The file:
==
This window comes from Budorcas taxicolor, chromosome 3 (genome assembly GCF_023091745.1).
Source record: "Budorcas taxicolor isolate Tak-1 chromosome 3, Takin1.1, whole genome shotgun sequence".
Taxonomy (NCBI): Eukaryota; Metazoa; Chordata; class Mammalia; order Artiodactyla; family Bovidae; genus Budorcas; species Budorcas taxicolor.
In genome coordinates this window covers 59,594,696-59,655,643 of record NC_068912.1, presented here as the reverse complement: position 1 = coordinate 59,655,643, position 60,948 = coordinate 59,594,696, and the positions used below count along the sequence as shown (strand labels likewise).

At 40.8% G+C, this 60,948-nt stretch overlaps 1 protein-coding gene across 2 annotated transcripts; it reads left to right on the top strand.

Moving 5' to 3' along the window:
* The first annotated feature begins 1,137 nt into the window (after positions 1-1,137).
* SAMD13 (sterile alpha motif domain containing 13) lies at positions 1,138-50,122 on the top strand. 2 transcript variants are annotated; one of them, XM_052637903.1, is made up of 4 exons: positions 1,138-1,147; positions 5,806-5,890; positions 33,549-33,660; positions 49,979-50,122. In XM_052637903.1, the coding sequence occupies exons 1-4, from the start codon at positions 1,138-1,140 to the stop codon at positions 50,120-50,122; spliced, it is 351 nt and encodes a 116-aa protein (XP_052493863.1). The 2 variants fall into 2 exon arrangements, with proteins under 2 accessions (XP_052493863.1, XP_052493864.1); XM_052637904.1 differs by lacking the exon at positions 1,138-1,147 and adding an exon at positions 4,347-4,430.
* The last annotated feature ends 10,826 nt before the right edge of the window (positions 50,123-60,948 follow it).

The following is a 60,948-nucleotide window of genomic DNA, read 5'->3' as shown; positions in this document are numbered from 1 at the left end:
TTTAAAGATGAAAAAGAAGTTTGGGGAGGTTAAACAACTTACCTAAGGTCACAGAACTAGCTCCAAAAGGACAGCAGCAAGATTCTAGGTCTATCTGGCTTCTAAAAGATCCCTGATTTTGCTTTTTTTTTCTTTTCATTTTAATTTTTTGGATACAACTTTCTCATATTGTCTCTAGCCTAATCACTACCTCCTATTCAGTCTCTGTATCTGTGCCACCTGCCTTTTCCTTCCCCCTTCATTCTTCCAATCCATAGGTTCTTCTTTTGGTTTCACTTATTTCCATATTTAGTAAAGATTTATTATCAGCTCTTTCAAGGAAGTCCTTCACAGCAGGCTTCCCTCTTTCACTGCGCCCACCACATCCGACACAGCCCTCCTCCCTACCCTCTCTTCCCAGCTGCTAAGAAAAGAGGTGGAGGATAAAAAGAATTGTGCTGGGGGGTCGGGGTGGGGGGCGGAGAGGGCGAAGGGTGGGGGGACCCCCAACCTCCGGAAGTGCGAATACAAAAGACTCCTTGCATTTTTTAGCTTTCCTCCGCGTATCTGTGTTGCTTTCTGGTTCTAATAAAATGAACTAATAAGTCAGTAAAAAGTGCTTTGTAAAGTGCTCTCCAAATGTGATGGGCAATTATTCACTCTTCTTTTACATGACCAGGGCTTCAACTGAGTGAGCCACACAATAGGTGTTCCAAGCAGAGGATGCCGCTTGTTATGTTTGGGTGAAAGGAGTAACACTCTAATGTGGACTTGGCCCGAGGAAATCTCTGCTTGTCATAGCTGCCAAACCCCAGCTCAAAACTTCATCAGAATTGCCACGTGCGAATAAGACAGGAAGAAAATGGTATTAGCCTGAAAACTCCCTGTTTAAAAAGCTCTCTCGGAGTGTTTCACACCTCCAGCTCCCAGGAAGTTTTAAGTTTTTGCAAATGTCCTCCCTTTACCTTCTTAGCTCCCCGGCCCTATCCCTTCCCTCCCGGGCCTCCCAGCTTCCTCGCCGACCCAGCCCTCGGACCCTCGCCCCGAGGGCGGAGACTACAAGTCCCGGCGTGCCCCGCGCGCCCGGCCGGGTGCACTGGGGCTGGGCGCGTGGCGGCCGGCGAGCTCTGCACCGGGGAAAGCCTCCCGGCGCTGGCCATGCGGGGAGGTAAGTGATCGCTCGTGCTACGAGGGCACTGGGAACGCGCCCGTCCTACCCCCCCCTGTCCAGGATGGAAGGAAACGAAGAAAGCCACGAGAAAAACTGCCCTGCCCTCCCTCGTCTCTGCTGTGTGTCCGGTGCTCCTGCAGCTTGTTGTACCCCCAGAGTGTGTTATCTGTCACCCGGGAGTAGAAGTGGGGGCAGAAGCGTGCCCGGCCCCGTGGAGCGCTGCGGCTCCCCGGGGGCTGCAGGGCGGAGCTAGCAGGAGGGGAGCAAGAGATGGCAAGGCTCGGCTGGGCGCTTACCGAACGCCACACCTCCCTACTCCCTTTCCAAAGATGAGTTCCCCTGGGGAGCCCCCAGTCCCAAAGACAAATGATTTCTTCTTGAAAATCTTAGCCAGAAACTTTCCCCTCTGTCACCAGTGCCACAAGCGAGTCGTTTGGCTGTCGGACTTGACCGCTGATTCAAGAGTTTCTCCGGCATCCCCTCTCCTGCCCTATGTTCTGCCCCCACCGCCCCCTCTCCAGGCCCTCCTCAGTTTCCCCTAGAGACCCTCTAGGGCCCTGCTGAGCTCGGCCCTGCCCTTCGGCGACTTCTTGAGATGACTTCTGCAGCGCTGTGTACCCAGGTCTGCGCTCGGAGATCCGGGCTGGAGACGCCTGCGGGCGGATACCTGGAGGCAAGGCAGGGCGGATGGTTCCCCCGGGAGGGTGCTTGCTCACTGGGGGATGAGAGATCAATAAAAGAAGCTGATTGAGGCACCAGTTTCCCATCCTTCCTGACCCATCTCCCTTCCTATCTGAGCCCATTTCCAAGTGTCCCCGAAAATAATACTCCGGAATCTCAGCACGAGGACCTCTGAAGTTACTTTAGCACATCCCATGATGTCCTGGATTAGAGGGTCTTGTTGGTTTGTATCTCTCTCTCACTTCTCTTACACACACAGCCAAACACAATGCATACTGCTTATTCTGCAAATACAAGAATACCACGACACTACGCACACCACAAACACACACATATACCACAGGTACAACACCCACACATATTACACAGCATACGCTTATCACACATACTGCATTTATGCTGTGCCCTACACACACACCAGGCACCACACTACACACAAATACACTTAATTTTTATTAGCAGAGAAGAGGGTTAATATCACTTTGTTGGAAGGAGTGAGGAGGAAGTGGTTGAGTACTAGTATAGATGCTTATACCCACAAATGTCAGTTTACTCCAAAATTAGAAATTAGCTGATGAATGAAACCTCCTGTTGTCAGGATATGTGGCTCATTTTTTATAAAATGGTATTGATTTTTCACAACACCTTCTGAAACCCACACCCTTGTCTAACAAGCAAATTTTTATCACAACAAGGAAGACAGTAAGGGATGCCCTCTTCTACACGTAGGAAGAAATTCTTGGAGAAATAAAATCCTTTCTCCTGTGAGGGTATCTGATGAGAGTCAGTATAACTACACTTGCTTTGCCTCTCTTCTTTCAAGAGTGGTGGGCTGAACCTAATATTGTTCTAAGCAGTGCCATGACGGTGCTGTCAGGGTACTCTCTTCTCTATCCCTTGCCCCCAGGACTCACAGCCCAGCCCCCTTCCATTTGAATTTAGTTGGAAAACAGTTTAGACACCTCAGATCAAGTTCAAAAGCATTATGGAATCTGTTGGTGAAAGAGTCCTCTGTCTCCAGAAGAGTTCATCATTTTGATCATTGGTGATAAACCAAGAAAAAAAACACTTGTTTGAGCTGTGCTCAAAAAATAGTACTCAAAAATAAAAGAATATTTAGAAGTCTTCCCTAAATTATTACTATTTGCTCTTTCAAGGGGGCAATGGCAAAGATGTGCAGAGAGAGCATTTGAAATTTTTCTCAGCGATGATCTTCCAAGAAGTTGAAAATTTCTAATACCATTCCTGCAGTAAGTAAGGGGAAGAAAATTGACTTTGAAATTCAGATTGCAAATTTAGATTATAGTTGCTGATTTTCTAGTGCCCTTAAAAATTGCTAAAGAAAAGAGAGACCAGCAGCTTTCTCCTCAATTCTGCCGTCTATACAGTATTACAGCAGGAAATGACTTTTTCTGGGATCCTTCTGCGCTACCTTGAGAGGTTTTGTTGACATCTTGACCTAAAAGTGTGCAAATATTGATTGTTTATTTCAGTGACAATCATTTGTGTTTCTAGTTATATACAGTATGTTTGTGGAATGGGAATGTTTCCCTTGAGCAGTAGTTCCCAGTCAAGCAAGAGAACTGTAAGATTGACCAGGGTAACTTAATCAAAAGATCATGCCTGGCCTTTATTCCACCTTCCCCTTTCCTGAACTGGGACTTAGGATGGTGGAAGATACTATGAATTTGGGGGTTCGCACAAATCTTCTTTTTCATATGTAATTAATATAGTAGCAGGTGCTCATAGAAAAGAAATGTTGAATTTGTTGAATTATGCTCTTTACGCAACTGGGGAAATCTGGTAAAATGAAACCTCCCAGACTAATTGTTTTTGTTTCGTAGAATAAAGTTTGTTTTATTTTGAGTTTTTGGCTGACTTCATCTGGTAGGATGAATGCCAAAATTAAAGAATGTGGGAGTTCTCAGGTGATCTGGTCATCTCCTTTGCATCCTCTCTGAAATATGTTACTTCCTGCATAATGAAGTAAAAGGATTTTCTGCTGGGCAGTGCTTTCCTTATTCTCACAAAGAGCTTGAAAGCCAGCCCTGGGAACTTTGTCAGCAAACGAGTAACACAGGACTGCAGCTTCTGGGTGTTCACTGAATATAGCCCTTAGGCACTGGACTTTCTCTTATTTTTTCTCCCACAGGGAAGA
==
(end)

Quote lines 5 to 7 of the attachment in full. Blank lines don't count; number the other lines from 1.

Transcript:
At 40.8% G+C, this 60,948-nt stretch overlaps 1 protein-coding gene across 2 annotated transcripts; it reads left to right on the top strand.

Moving 5' to 3' along the window:
* The first annotated feature begins 1,137 nt into the window (after positions 1-1,137).